Experimental Test of the Bell Inequalities

Theoretical Background

The strongest form of the Bell inequalities - the Bell-Clauser-Horne inequality - involves the measurement of coincidence and singles rates of spin components. Specifically, it involves the measurement of R++(Θ12), which is the probability of finding particle 1 in spin up with respect to angle Θ1 and particle 2 in spin up with respect to angle Θ2. This measurement is performed for 4 sets of angles, two for each detector including the four possible combinations. Furthermore the single rate R1+1) must be measured. The Bell inequality is then:

S(Θ1,Θ'12,Θ'2)=(R++(Θ'1,Θ'2) -R++12) +R++(Θ'12) +R++1,Θ'2))/ (R1+1)+ R2+2))<=1

The quantum mechanical prediction for these coincidence and singles rates can be calculated and plugged into the equation. For the case of maximum violation of Quantum Mechanics we find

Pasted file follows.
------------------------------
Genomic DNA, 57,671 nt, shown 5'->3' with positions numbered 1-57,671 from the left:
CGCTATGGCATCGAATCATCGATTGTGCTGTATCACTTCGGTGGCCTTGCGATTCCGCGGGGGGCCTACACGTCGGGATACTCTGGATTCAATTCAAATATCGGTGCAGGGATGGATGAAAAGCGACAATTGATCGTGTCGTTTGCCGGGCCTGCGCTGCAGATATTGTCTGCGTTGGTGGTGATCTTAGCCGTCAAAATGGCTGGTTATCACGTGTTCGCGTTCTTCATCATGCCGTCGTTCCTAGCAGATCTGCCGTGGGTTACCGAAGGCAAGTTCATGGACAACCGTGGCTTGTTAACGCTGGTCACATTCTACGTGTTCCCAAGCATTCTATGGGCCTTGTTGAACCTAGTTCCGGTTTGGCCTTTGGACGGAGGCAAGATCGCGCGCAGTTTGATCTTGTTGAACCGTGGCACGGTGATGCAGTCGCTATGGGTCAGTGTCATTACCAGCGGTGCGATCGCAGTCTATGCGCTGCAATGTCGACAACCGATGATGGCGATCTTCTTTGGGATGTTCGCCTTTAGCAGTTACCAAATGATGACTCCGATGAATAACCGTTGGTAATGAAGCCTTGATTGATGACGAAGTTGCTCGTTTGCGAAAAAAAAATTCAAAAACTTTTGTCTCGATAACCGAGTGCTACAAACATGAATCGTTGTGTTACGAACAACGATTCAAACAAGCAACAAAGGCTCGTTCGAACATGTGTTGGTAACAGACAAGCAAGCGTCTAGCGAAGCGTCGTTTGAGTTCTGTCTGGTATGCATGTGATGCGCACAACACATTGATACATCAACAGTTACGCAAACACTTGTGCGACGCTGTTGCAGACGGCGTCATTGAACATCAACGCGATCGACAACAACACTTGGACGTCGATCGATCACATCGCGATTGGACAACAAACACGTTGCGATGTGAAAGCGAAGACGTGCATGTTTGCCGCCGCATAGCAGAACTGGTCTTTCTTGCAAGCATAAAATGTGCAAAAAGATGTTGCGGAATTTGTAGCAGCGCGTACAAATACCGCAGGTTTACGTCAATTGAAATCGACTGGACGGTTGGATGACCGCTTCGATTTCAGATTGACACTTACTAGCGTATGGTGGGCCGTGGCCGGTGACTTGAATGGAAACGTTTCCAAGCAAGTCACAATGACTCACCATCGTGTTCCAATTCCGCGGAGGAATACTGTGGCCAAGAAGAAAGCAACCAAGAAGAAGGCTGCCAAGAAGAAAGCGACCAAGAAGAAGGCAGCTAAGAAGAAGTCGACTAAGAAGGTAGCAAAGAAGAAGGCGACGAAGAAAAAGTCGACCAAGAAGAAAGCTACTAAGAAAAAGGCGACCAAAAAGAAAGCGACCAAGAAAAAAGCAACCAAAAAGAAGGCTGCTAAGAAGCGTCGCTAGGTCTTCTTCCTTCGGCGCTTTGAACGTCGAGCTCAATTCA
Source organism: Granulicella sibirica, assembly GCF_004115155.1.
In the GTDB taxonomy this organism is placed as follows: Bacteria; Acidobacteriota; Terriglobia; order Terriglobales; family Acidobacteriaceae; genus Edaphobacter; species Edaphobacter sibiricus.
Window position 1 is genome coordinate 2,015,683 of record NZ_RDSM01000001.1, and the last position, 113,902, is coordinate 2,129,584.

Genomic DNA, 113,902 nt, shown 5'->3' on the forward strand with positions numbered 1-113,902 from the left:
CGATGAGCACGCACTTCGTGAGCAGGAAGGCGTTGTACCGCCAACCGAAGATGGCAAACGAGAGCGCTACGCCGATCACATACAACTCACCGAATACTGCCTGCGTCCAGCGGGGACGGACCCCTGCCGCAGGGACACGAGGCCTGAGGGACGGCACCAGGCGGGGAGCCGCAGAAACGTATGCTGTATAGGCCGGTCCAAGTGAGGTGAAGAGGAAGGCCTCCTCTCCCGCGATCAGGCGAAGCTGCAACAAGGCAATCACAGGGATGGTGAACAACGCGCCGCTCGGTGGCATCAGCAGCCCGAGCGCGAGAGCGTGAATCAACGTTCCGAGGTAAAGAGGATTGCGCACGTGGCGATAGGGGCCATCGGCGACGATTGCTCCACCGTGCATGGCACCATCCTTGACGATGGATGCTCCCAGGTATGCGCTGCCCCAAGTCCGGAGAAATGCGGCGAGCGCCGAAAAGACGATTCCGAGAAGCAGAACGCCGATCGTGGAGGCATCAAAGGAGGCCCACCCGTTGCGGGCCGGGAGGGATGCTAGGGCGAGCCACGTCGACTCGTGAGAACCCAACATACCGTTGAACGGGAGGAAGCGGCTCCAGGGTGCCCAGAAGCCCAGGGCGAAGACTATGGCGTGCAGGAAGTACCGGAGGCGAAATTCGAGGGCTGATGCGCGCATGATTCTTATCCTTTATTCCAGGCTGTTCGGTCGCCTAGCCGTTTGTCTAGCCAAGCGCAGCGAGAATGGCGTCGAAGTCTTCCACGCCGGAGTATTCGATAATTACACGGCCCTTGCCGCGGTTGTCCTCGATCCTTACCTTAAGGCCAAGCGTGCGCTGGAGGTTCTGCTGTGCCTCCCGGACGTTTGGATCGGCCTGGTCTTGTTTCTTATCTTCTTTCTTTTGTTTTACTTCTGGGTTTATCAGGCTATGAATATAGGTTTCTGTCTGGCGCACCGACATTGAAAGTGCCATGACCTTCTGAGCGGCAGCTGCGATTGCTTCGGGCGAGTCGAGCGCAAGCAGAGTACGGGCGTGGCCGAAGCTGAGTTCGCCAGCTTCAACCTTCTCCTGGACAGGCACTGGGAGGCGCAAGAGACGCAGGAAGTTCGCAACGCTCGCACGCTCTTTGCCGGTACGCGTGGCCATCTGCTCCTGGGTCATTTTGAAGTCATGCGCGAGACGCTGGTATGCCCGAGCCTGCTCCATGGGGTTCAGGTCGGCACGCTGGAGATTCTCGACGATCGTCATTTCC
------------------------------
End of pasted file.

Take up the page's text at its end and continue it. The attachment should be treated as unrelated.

S(135o,225o,0o,90o)=1/2 ηgε+(1+sqrt(2) ε2-2+ ),

where η is the detection efficiency, g is the conditional probability of finding particle 2 in detector one provided that particle 1 entered in detector 1 and ε+ and ε- are measures of the quality of the analyzers. It is clear that quantum mechanics only violates this inequality if the above mentioned parameters are as close as possible to unity. Only in this case can a test of the inequality be performed.

In all previous experiments, however, this was not the case.


Prof. Dr. Thomas Walther

Laser und Quantenoptik
Institut für Angewandte Physik
Fachbereich 05 - Physik
Technische Universität Darmstadt
Schlossgartenstr. 7
D-64289 Darmstadt

+49 6151 16-20831 (Sekretariat)

+49 6151 16-20834




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